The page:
Despite the LTE Broadcast Alliance’s assertions about LTE Broadcast being alive and well, it looks like we were duped once again. LTE-B isn’t all it’s cracked up to be—at least, not so much in the United States.
A few years ago, Verizon and AT&T—but mostly Verizon—were talking about LTE Broadcast as if it were imminent. In 2015, AT&T used a national college football championship game to conduct its first live demo of LTE-B, delivering replays and video shot from different camera angles to devices.
During the 2013 Consumer Electronics Show, Verizon Communications Chairman and CEO Lowell McAdam talked about his desire to use LTE Multicast to deliver video services to Verizon's customers during 2014's Super Bowl, which didn’t happen.
Nowadays, Verizon offers its IndyCar mobile app using LTE-B, and that’s about the extent of it right now. AT&T told me that it is currently testing and conducting trials of LTE-B, but it’s not sharing any details about deployment plans at this time.
Meanwhile, T-Mobile is looking at the technology and doing early stage technical evaluations. Sprint said it continues to improve and evolve its network and has not ruled out LTE-B deployment in the future, but it’s not announcing anything at this time.
According to a white paper recently posted by the LTE Broadcast Alliance, important progress is being made in the development of LTE-B worldwide, with proofs of concept completed and underway, commercial services launched and new services nearing commercialization. China Telecom, EE, Telstra and Korea Telecom are among those outside the U.S. that have conducted trials.
The paper noted that Verizon’s IndyCar app has been commercially available since April 2016 for iOS and Android, but only Android users have LTE-B capability at the track. The service is positioned as high-quality, buffer- and lag-free live video, with three exclusive live streams plus audio tracks.
Also known as evolved Multimedia Broadcast Multicast Service (eMBMS), LTE-B enables a mobile operator to send a single stream of data to all mobile users in one area as opposed to sending an individual stream to each user. Supporters said LTE-B can ensure a great customer experience even in areas of highest demands. Sports arenas or stadiums are often cited as ideal venues for delivering LTE-B services—but it's still not clear how much, if anything, consumers are willing to pay for such services.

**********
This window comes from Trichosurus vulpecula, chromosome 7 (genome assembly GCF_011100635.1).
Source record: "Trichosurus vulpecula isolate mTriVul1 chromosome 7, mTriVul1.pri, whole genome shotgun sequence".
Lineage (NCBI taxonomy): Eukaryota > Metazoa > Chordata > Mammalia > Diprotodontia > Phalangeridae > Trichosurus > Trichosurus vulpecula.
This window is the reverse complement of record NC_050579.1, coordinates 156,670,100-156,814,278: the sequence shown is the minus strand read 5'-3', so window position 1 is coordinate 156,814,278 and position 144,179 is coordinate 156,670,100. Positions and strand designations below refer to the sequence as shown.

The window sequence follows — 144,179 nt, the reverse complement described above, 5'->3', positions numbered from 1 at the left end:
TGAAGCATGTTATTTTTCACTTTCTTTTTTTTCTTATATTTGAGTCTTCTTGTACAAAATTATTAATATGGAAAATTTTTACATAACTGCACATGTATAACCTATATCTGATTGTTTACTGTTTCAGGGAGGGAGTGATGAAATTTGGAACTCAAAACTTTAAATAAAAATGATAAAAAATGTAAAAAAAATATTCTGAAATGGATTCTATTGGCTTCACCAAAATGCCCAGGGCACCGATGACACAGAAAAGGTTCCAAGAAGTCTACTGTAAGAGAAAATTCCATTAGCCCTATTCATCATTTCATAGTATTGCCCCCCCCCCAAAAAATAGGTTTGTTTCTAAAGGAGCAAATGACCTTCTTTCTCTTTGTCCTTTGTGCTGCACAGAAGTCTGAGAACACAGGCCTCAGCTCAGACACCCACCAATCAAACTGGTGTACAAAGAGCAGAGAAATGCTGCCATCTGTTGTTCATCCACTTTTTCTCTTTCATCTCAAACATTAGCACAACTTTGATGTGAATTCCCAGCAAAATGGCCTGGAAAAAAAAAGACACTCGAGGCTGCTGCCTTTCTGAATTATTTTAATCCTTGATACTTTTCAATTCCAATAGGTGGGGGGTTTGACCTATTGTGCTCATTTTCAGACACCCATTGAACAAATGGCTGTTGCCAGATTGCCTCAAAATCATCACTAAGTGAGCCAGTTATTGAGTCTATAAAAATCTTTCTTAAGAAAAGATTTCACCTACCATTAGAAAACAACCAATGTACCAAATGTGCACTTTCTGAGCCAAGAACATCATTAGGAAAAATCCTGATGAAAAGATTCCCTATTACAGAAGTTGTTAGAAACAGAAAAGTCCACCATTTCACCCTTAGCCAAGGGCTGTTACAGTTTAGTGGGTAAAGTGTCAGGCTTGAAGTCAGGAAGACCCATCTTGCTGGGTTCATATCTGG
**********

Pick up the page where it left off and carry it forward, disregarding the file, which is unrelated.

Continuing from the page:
It’s reminiscent of the days of MediaFLO. MediaFLO was a technology developed by Qualcomm that looked sleek and wonderful, and some of us were lucky enough to try it out on demo units. Qualcomm even had a high-tech operations center dedicated to the mobile TV technology and service on its campus.
But MediaFLO never really flew with consumers, even though Verizon gave it a go as part of its VCAST offering in the 2007 timeframe. AT&T Mobility also got behind MediaFLO, launching a service in 2008. However, Qualcomm ended up shutting it down in 2010 and AT&T bought the 700 MHz spectrum that it had been using.
The LTE Broadcast Alliance’s white paper suggested important lessons have been learned and identified areas to work on, like getting handset vendors to embed the necessary features as standard in new devices and the need for operators, content, device vendors and other partners to work together and consider LTE-B services end-to-end rather than focusing on separate parts of the value chain.
Service partners also need more details about device vendors’ LTE-B roadmap and what devices will be enabled and when, and LTE-B needs to support multiple service areas, not just streaming video or stadium services.
Such is life in the fast lane of technology. Technologies will come and they will go, and they always seem to have a way of stringing us along, ever hopeful that something great will come of them. Who knows? The 2017 Super Bowl is right around the corner—Feb. 5 in Houston. There’s still time, right? —Monica